I for one have almost stopped pirating games ever since I have moved abroad and making decent money. But I have seen people in Iran buying more and more original games from the likes of Steam especially when they are on sale. That in itself is really hard to do since credit cards are non-existant and you have to find some middle guy to buy credits for steam wallet for you or ask them to pay and gift the game to you, which again jacks up the prices even for digital releases.
     
    Celice likes this.
  3. Taleweaver

    Taleweaver Storywriter

    Member
    5,527
    1,576
    Dec 23, 2009
    Belgium
    Belgium
    +1 to aiat_gamer's reply. Video games are a luxury good, and the average guy in a developing country doesn't earn enough to have enough money left to buy video games on a regular basis. As such, companies don't export their games or even consoles there. And as a result of that (and government regulation), importing is pretty expensive which adds up to that. And that leads to the end result of piracy being common or even the norm for game distribution.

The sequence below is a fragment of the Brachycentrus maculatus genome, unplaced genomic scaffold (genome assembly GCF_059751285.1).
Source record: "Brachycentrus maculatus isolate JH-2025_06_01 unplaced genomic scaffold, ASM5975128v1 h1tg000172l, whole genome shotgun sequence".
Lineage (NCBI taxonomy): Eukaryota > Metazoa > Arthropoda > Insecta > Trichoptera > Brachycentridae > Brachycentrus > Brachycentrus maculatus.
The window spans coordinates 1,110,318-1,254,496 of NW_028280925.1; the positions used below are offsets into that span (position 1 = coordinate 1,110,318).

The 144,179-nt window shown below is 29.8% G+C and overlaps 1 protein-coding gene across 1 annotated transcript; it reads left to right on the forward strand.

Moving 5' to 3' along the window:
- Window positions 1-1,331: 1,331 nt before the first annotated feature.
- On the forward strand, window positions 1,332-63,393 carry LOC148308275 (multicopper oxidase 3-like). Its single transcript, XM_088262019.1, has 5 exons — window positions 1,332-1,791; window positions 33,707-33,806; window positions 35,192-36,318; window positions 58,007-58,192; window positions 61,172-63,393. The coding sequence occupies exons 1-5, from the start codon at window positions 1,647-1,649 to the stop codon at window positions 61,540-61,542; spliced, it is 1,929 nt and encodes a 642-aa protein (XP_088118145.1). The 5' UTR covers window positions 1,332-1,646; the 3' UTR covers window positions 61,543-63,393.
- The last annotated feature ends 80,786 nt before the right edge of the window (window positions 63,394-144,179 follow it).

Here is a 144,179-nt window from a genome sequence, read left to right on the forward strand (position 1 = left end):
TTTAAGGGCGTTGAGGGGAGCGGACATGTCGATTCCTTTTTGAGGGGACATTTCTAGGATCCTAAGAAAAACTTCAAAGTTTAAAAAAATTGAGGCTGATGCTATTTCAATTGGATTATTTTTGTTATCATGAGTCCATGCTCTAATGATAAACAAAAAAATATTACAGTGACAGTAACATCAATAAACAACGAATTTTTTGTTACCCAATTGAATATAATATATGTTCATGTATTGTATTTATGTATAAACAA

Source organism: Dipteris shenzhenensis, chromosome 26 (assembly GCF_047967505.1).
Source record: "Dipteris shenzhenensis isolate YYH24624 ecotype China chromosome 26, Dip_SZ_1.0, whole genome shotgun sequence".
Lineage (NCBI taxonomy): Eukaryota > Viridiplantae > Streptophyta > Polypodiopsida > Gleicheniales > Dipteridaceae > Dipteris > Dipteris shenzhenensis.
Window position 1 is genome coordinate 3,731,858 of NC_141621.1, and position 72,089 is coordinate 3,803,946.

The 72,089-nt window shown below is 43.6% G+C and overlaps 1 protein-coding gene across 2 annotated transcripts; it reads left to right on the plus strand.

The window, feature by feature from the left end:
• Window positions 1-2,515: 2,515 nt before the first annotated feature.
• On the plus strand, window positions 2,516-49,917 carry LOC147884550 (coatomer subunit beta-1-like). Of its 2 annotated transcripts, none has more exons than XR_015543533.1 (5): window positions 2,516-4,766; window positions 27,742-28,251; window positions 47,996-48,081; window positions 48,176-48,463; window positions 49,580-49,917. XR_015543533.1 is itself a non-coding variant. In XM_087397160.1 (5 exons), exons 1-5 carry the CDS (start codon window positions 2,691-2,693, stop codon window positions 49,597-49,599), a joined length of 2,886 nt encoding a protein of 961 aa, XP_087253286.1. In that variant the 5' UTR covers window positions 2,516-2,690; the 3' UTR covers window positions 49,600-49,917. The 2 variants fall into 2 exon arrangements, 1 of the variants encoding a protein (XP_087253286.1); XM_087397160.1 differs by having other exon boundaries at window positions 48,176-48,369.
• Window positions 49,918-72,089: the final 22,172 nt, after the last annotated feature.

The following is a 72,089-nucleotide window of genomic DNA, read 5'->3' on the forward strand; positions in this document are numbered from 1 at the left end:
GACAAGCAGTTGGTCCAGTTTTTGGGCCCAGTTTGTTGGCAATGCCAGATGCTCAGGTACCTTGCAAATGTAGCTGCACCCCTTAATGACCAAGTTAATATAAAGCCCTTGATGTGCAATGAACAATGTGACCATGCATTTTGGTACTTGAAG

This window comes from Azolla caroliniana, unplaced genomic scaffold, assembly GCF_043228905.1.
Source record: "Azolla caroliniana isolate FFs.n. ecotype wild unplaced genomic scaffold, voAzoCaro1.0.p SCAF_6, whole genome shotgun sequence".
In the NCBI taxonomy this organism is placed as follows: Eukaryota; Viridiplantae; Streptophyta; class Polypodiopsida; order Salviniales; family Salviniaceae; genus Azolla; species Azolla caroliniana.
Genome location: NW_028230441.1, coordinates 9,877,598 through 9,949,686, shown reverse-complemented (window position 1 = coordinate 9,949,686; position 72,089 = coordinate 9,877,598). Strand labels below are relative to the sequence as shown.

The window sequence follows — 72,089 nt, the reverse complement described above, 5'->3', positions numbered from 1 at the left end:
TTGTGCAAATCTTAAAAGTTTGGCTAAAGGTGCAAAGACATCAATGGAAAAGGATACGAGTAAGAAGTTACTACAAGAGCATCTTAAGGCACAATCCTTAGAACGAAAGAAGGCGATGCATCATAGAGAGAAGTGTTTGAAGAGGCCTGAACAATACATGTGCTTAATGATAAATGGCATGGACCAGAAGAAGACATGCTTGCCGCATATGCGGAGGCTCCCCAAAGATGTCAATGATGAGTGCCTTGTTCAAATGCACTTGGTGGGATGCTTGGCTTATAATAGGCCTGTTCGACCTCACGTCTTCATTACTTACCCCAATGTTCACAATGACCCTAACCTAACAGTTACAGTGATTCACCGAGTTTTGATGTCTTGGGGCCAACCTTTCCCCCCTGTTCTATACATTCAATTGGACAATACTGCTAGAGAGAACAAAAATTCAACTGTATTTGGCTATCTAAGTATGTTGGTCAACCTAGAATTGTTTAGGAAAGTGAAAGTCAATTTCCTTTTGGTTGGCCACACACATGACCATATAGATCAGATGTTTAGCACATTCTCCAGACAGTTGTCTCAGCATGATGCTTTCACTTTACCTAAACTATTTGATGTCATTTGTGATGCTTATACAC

This can be reversed, but it really has to start with the average wealth of the common people that has to go up. Extra credits even links it to the Big Mac index, which is probably spot on (btw...extra credits have quite some good video's on the topic of "global gaming". They're worth watching :) ).
     
  4. shakirmoledina

    shakirmoledina Legend

    Member
    6,611
    218
    Oct 23, 2004
    Tanzania
    Dar es Salaam
    Here in TZ, very few who have access to original games really do buy them

    we have already developed this culture of pirated games however I see a move into the original games department with the advent of facebook and information sharing.

    However I still feel people looking for original games are not buying the original cds from shops (because new games don't arrive here soon enough) but are rather buying from each other on FB as used.

    Personally i have seen around 80% of my friends circle going for pirated games/movies etc. basically due to the lack of availability of the software or the means to pay.
    As aiat_gamer said, credit cards are hard to get here and people use other means such as ABC banking (or something) that is the deposit bank that you can use as a debit card provider.